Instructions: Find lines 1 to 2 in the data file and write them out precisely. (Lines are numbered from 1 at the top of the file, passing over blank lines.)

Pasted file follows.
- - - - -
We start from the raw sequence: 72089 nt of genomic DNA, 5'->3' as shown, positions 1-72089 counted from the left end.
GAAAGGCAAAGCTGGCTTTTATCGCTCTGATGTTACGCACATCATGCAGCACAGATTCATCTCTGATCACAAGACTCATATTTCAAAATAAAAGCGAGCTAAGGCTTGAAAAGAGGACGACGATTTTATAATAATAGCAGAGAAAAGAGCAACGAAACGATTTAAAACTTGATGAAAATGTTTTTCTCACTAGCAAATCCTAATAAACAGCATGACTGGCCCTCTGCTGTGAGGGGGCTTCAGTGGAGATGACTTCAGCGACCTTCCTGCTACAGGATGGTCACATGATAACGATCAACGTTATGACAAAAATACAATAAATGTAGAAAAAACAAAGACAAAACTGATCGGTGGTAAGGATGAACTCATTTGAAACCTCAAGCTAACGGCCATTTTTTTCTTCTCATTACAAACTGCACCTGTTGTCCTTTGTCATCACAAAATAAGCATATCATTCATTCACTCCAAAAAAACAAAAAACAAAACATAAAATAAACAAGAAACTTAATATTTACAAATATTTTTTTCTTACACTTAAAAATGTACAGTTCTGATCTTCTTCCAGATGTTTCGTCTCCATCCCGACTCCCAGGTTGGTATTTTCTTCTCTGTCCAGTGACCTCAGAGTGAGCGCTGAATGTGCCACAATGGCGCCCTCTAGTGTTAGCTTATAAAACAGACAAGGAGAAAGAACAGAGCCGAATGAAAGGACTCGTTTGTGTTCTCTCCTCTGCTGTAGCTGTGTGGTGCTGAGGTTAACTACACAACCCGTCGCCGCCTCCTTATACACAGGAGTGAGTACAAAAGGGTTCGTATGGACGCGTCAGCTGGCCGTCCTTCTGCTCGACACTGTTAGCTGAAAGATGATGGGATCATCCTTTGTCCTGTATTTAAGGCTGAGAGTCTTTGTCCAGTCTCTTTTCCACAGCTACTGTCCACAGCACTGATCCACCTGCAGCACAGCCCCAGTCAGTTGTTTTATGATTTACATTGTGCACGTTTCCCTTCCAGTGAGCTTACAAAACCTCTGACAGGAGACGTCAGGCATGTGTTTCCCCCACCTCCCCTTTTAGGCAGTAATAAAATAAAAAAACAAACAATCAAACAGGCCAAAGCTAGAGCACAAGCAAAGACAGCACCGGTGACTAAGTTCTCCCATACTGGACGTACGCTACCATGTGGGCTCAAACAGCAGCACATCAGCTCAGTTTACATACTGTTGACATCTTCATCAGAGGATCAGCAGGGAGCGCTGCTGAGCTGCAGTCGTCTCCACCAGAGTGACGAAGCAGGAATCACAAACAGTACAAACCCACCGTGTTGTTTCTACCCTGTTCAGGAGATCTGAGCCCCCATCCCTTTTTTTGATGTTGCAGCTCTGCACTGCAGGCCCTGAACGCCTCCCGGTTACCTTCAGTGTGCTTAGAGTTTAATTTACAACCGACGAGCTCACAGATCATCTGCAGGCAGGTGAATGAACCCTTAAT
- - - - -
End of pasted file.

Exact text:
We start from the raw sequence: 72089 nt of genomic DNA, 5'->3' as shown, positions 1-72089 counted from the left end.
GAAAGGCAAAGCTGGCTTTTATCGCTCTGATGTTACGCACATCATGCAGCACAGATTCATCTCTGATCACAAGACTCATATTTCAAAATAAAAGCGAGCTAAGGCTTGAAAAGAGGACGACGATTTTATAATAATAGCAGAGAAAAGAGCAACGAAACGATTTAAAACTTGATGAAAATGTTTTTCTCACTAGCAAATCCTAATAAACAGCATGACTGGCCCTCTGCTGTGAGGGGGCTTCAGTGGAGATGACTTCAGCGACCTTCCTGCTACAGGATGGTCACATGATAACGATCAACGTTATGACAAAAATACAATAAATGTAGAAAAAACAAAGACAAAACTGATCGGTGGTAAGGATGAACTCATTTGAAACCTCAAGCTAACGGCCATTTTTTTCTTCTCATTACAAACTGCACCTGTTGTCCTTTGTCATCACAAAATAAGCATATCATTCATTCACTCCAAAAAAACAAAAAACAAAACATAAAATAAACAAGAAACTTAATATTTACAAATATTTTTTTCTTACACTTAAAAATGTACAGTTCTGATCTTCTTCCAGATGTTTCGTCTCCATCCCGACTCCCAGGTTGGTATTTTCTTCTCTGTCCAGTGACCTCAGAGTGAGCGCTGAATGTGCCACAATGGCGCCCTCTAGTGTTAGCTTATAAAACAGACAAGGAGAAAGAACAGAGCCGAATGAAAGGACTCGTTTGTGTTCTCTCCTCTGCTGTAGCTGTGTGGTGCTGAGGTTAACTACACAACCCGTCGCCGCCTCCTTATACACAGGAGTGAGTACAAAAGGGTTCGTATGGACGCGTCAGCTGGCCGTCCTTCTGCTCGACACTGTTAGCTGAAAGATGATGGGATCATCCTTTGTCCTGTATTTAAGGCTGAGAGTCTTTGTCCAGTCTCTTTTCCACAGCTACTGTCCACAGCACTGATCCACCTGCAGCACAGCCCCAGTCAGTTGTTTTATGATTTACATTGTGCACGTTTCCCTTCCAGTGAGCTTACAAAACCTCTGACAGGAGACGTCAGGCATGTGTTTCCCCCACCTCCCCTTTTAGGCAGTAATAAAATAAAAAAACAAACAATCAAACAGGCCAAAGCTAGAGCACAAGCAAAGACAGCACCGGTGACTAAGTTCTCCCATACTGGACGTACGCTACCATGTGGGCTCAAACAGCAGCACATCAGCTCAGTTTACATACTGTTGACATCTTCATCAGAGGATCAGCAGGGAGCGCTGCTGAGCTGCAGTCGTCTCCACCAGAGTGACGAAGCAGGAATCACAAACAGTACAAACCCACCGTGTTGTTTCTACCCTGTTCAGGAGATCTGAGCCCCCATCCCTTTTTTTGATGTTGCAGCTCTGCACTGCAGGCCCTGAACGCCTCCCGGTTACCTTCAGTGTGCTTAGAGTTTAATTTACAACCGACGAGCTCACAGATCATCTGCAGGCAGGTGAATGAACCCTTAAT